Hundreds of marginalized Indian workers were reportedly lured to New Jersey and coerced to work long hours for just a few dollars a day to build a massive Hindu temple, according to a lawsuit filed on Tuesday.

The federal suit lodged by five of the laborers against the prominent Hindu sect known as Bochasanwasi Akshar Purushottam Swaminarayan Sanstha (BAPS) accuses the global organization and its related entities of human trafficking and wage law violations.

On behalf of more than 200 Indian construction workers, the lawsuit alleges "shocking violations of the most basic laws applicable to workers in this country, including laws prohibiting forced labor." It was filed in Newark's U.S. District Court on Tuesday.

BAPS purportedly trafficked more than 200 low-caste men from India to New Jersey, disguising them as religious volunteers in government documents, reported the New York Post. 

Upon their arrival in the U.S., the workers said their passports were seized and they were kept under constant watch, even threatened with pay cuts, arrest, and deportation to India if they reported the alleged work slavery to authorities. 

The temple workers were reportedly forced to work from 6:30 a.m. to 7:30 p.m. every day, a total of more than 87 hours a week, for $450 a month with an hourly rate of $1.20. However, they only received $50 in cash per month as the rest of their pay was deposited into their accounts in India.

Reuters noted that the minimum wage in New Jersey is $12 per hour. The U.S. law requires an increasing pay rate for most hourly workers if they are told to work for more than 40 hours a week by their employer. 

In India, the lured laborers at the center of the legal battle belonged to the Scheduled Caste or what was formerly considered as the "untouchables" and the socially ostracized. 

On Tuesday, FBI agents inspected the ornate temple in rural Robbinsville, just east of Trenton, in New Jersey for a “court-authorized law enforcement activity," according to Doreen Holder, a spokeswoman for the Federal Bureau of Investigation field office in Newark.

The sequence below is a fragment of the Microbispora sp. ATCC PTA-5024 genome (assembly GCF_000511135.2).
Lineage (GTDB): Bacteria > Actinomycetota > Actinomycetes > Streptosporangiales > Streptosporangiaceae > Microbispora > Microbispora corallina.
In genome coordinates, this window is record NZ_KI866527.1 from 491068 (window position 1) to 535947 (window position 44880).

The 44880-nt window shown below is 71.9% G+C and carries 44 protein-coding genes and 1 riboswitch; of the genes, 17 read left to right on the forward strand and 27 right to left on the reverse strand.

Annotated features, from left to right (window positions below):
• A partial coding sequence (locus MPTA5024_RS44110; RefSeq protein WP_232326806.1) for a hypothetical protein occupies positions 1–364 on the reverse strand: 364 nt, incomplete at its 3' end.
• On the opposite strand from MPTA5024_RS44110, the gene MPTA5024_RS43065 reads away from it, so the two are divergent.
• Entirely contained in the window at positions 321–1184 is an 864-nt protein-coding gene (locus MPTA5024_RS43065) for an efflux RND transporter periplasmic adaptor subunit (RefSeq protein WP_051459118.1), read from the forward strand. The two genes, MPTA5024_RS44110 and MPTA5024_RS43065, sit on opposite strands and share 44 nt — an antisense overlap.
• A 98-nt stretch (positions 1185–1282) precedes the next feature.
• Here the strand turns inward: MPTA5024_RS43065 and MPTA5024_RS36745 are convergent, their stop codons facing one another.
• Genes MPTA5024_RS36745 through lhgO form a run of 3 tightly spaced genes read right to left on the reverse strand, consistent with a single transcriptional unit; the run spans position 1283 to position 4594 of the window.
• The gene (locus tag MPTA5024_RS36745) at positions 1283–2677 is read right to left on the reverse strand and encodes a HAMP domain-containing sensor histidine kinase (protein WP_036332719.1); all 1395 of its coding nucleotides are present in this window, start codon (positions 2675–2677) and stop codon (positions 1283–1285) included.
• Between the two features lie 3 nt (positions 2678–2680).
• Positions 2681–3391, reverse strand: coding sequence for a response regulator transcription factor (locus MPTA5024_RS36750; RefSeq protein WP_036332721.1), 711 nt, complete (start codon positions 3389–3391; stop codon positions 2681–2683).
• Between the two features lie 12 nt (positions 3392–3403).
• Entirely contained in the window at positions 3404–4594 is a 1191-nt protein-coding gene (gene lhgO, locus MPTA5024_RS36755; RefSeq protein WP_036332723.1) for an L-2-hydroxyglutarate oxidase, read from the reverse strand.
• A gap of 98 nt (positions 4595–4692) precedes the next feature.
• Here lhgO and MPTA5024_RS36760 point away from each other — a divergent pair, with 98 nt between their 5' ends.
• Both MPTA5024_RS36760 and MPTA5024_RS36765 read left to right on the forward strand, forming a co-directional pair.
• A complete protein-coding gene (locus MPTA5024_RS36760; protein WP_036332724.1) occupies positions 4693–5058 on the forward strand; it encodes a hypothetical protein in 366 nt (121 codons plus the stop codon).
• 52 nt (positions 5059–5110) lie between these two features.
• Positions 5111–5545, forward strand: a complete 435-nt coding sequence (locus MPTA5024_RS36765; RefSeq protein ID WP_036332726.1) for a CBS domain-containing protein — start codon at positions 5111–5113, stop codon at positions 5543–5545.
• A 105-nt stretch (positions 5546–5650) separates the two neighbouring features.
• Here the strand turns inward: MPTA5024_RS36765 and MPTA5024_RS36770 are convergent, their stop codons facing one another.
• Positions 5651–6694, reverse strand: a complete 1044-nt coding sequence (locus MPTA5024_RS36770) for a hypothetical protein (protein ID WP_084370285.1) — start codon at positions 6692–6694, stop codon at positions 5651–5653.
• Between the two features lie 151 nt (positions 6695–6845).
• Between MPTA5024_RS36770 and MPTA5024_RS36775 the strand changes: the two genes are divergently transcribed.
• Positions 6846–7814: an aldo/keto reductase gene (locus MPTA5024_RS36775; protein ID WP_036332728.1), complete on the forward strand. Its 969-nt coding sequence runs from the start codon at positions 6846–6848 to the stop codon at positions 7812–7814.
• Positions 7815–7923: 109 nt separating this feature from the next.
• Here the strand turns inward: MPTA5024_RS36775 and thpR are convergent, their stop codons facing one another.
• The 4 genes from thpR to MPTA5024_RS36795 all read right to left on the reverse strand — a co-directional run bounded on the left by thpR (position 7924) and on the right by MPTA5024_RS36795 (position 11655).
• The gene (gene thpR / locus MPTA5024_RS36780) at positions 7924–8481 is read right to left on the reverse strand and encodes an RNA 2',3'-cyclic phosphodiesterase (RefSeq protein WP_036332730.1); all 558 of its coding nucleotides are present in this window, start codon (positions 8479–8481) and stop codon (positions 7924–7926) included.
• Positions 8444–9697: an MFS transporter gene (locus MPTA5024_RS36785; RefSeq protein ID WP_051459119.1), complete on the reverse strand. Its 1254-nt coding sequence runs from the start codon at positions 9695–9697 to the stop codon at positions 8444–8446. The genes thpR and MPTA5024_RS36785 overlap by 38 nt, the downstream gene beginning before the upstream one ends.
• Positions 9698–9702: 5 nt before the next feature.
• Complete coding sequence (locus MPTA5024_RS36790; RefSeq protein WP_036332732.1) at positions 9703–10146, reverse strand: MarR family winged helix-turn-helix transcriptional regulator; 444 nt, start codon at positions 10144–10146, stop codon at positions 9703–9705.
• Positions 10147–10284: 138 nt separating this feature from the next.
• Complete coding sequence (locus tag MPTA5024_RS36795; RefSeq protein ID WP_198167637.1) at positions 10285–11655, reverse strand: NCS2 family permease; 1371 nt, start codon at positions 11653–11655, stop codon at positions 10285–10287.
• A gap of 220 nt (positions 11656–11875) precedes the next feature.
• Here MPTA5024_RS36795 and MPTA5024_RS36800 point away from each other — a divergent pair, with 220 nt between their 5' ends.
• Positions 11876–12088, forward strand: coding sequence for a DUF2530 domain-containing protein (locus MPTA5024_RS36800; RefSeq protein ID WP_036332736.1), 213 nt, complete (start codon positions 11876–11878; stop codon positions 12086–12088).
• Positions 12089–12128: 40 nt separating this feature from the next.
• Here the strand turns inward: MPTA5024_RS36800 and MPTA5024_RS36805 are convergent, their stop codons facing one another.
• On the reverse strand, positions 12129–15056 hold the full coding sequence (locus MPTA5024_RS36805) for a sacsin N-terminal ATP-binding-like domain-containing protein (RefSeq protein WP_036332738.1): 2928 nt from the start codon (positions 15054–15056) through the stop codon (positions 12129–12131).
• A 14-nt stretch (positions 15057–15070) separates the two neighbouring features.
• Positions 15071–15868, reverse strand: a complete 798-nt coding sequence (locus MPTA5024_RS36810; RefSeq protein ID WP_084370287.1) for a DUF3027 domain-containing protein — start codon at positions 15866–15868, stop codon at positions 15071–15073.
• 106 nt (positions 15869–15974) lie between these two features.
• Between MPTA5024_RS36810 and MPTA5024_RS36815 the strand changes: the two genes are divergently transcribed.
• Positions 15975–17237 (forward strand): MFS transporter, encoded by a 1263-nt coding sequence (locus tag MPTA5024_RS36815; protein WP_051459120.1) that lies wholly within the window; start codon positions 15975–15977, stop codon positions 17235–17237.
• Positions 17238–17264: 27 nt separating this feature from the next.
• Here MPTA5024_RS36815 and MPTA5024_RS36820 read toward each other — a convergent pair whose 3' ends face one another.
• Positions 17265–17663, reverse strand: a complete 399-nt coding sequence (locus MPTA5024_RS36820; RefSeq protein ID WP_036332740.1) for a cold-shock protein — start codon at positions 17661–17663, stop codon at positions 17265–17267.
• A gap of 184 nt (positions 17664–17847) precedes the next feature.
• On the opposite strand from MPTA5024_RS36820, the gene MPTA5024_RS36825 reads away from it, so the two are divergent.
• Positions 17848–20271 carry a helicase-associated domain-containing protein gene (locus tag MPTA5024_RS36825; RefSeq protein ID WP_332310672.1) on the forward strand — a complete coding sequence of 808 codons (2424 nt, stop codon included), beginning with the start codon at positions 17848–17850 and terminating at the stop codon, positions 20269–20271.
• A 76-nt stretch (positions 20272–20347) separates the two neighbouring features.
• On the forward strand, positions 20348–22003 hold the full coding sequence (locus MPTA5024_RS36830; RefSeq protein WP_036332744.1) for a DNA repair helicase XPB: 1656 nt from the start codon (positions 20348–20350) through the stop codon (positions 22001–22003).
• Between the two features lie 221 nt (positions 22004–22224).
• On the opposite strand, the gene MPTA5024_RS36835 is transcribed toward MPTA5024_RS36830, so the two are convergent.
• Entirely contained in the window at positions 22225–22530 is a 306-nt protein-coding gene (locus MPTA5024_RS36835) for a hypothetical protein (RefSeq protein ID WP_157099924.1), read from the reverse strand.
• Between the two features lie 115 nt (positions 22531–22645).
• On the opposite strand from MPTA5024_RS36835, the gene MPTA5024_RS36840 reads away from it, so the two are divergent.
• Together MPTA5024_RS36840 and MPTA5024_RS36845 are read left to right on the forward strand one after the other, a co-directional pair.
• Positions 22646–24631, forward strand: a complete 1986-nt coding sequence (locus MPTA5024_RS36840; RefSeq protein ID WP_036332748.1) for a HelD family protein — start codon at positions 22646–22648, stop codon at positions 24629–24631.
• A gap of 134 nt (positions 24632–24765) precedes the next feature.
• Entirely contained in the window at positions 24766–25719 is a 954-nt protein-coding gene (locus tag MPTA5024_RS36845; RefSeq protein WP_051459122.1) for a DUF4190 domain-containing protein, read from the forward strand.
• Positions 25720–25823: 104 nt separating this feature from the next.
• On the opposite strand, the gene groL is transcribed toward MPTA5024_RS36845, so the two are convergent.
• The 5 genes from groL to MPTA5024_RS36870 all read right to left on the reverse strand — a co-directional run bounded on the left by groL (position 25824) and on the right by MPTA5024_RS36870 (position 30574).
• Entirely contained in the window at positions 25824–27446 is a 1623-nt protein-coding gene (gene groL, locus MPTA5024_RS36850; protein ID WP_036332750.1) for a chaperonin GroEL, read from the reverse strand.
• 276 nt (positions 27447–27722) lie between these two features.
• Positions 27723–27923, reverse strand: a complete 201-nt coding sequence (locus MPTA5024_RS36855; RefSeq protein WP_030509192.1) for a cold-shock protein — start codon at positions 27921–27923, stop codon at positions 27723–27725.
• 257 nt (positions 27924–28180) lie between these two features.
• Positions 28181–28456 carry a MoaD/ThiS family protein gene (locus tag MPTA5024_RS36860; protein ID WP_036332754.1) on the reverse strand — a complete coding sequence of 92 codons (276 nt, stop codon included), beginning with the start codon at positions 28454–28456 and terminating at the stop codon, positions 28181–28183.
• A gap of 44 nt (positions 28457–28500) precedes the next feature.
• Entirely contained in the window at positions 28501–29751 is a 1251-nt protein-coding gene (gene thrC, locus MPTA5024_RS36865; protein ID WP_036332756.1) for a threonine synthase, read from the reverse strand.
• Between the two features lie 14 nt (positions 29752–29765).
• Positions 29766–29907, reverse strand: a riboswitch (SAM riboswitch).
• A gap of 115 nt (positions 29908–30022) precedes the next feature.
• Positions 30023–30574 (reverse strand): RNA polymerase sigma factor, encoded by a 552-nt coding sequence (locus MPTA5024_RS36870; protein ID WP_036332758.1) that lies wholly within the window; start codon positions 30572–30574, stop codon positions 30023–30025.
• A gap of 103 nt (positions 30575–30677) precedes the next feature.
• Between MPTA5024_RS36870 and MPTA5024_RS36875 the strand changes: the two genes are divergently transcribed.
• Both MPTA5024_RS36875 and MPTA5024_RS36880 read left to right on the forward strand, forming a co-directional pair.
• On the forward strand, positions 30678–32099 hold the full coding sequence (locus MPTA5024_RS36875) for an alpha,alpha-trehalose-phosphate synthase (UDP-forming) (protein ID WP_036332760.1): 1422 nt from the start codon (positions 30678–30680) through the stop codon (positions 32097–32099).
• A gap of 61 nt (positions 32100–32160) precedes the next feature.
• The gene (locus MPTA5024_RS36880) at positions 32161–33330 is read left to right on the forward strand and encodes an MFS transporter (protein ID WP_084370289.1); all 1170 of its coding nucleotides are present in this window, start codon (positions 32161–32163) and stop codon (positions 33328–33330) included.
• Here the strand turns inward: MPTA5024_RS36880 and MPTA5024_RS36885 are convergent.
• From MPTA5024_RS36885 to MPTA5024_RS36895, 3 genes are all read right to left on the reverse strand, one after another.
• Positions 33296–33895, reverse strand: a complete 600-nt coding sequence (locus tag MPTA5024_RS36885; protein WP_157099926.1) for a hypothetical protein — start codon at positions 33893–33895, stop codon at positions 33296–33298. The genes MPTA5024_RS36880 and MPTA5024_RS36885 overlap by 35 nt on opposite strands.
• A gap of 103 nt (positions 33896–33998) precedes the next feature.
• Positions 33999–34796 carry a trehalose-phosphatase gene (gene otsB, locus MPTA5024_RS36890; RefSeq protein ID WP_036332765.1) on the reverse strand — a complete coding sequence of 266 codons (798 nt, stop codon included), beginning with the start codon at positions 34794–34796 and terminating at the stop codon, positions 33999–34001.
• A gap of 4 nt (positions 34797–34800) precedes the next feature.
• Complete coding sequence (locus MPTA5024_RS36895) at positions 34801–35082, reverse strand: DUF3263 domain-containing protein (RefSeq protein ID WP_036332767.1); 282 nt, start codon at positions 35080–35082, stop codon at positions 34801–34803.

The laborers' camp had said some workers had been removed from the site on Tuesday.

While a known entity for community service and philanthropy, BAPS has been linked to controversial issues in India for openly supporting and financing the Ram Mandir in Ayodhya, built on the site of a mosque razed by Hindu nationalists.

It also has close ties with Indian right-wing prime minister Narendra Modi, according to the Associated Press. 

BAPS entities owned the land where the upgrading works of the temple are currently underway. The Indian workers reportedly served as stone cutters and performed other construction works as far back as 2012.

Last month, the New Jersey Department of Labor and Workforce Development issued a stop-work order against Newark-based construction company Cunha Construction, which oversees the BAPS temple construction works in Robbinsville.

Following a probe, the company was found to have covertly paid workers in cash, failing to also provide employees with workers’ compensation insurance.

The lawsuit seeks unpaid wages and unspecified compensatory as well as punitive damages.

human trafficking mexico Illegal immigrants from Central America, who intend to travel to the U.S. border through Mexico, carry signs as they take part in the re-enactment of the Passion of Christ on a railway line in Huehuetoca March 29, 2013. Holy Week is celebrated in many Christian traditions during the week before Easter. The sign (bottom R) reads, "No more missing migrants. Stop human trafficking!" Reuters